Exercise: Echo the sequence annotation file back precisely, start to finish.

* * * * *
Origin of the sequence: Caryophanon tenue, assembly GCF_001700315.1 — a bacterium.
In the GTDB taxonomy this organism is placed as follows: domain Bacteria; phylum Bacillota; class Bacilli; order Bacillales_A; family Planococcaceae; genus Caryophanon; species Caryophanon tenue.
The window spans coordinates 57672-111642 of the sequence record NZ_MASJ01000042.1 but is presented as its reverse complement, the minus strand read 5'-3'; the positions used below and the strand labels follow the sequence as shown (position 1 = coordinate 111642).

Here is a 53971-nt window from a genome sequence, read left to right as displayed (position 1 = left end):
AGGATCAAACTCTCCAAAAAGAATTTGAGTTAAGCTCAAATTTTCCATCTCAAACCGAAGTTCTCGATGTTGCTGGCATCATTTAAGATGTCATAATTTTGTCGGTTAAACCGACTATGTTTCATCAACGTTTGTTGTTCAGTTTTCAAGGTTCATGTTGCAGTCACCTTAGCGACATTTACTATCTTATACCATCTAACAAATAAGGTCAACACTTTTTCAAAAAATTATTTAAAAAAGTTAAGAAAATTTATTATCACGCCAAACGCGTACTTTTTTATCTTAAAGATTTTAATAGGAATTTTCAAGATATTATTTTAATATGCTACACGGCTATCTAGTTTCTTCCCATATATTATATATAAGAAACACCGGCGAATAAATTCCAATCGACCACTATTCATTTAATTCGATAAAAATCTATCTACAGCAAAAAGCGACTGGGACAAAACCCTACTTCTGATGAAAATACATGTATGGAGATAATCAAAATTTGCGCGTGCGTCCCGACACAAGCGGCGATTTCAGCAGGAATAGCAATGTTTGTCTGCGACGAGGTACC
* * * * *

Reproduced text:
Origin of the sequence: Caryophanon tenue, assembly GCF_001700315.1 — a bacterium.
In the GTDB taxonomy this organism is placed as follows: domain Bacteria; phylum Bacillota; class Bacilli; order Bacillales_A; family Planococcaceae; genus Caryophanon; species Caryophanon tenue.
The window spans coordinates 57672-111642 of the sequence record NZ_MASJ01000042.1 but is presented as its reverse complement, the minus strand read 5'-3'; the positions used below and the strand labels follow the sequence as shown (position 1 = coordinate 111642).

Here is a 53971-nt window from a genome sequence, read left to right as displayed (position 1 = left end):
AGGATCAAACTCTCCAAAAAGAATTTGAGTTAAGCTCAAATTTTCCATCTCAAACCGAAGTTCTCGATGTTGCTGGCATCATTTAAGATGTCATAATTTTGTCGGTTAAACCGACTATGTTTCATCAACGTTTGTTGTTCAGTTTTCAAGGTTCATGTTGCAGTCACCTTAGCGACATTTACTATCTTATACCATCTAACAAATAAGGTCAACACTTTTTCAAAAAATTATTTAAAAAAGTTAAGAAAATTTATTATCACGCCAAACGCGTACTTTTTTATCTTAAAGATTTTAATAGGAATTTTCAAGATATTATTTTAATATGCTACACGGCTATCTAGTTTCTTCCCATATATTATATATAAGAAACACCGGCGAATAAATTCCAATCGACCACTATTCATTTAATTCGATAAAAATCTATCTACAGCAAAAAGCGACTGGGACAAAACCCTACTTCTGATGAAAATACATGTATGGAGATAATCAAAATTTGCGCGTGCGTCCCGACACAAGCGGCGATTTCAGCAGGAATAGCAATGTTTGTCTGCGACGAGGTACC